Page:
The WTB Ranger TCS Tough/Fast 29×3.0” tire is designed to be a do-it-all plus-sized workhorse. WTB claims great performance in all conditions, wet or dry, hardpack or loam. With a low profile tread pattern, promising low rolling resistance and tons of traction, what’s not to love? Read the full review…
With some photos by Dan Coronado and additional perspective by Cass Gilbert
When the local guys I ride with got a look at the Ranger for the first time, expectations were high. It seems that the Bontrager Chupacabra has long reigned supreme as the plus tire of choice for many riders here in bone-dry San Diego, so when a nearly identical tire became available at a significantly lower cost, people couldn’t wait to see if it lived up to the hype.
First Impressions and Set Up
The first thing I thought when I grabbed this tire out of the box was, “holy smokes, this thing feels heavy.” Before receiving the TCS Tough/Fast Ranger, I had been running a TCS/Light as a rear tire on my Krampus for several months. At 1145 grams (1140g claimed weight), the Tough/Fast Ranger packs on almost 250 grams (nearly half a pound per tire) over the Light/Fast version I’d been accustomed to. WTB has really pushed the Tough casing toward the Bikepacking crowd, which makes sense if you’re not racing and reliability is king. Weight weenies be warned.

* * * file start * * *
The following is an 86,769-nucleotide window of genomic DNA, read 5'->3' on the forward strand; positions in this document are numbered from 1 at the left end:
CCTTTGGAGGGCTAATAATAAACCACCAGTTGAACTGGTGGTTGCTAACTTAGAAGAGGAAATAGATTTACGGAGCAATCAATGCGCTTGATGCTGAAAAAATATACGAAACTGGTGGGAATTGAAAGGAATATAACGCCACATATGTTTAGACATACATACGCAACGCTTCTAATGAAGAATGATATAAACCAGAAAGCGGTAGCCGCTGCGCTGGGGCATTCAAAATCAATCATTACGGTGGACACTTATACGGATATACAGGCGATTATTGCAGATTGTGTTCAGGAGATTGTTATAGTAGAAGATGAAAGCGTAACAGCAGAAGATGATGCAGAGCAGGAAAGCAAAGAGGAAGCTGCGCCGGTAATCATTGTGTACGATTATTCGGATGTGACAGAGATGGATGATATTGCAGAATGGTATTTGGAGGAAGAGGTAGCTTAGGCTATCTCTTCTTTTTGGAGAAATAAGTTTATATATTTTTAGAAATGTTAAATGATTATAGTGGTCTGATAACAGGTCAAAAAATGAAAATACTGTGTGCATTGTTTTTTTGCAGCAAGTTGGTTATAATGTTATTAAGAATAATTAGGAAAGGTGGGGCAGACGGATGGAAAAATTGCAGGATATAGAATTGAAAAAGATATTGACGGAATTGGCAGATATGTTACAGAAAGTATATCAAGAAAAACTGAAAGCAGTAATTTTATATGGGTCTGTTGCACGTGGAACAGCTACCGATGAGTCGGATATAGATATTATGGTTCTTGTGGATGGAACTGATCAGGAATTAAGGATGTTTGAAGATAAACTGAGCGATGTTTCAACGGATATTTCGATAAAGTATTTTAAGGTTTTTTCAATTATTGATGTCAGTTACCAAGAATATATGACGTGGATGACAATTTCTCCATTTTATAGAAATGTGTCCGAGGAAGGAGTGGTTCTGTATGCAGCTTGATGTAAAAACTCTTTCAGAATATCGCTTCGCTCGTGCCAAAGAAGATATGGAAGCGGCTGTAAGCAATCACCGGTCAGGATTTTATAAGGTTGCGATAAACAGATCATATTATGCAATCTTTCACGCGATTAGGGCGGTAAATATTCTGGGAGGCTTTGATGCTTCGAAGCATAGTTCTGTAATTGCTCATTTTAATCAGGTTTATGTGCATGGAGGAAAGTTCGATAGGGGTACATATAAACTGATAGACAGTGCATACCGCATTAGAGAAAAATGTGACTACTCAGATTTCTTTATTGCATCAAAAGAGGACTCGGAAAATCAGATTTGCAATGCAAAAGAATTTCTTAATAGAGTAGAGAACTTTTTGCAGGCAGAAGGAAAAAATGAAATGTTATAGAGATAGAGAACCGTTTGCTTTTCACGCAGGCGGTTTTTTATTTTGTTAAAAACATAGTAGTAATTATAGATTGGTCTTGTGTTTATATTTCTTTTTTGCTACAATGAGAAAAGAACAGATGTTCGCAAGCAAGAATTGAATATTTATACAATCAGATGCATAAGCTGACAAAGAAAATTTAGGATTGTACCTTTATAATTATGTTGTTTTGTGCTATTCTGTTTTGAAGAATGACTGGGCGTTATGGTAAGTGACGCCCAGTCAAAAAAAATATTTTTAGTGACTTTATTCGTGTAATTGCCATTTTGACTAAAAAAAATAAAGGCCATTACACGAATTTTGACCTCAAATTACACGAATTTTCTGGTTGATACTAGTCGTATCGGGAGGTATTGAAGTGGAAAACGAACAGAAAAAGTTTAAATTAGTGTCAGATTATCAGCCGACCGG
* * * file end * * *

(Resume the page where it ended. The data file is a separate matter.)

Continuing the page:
I’ve been running the stock Rabbit Hole wheelset on my Krampus for a few years now, set up tubeless using Gorilla Tape. The Rabbit Hole rims have a 44.5mm internal width, barely squeaking in at the upper limit of WTB’s recommendation of 35-45mm. I’ve had tires from about half a dozen manufacturers set up tubeless on these wheels. Some have aired up with nothing but a floor pump, others have needed to get hit with the compressor at the shop, but none have given me too much of a fuss. This time was different.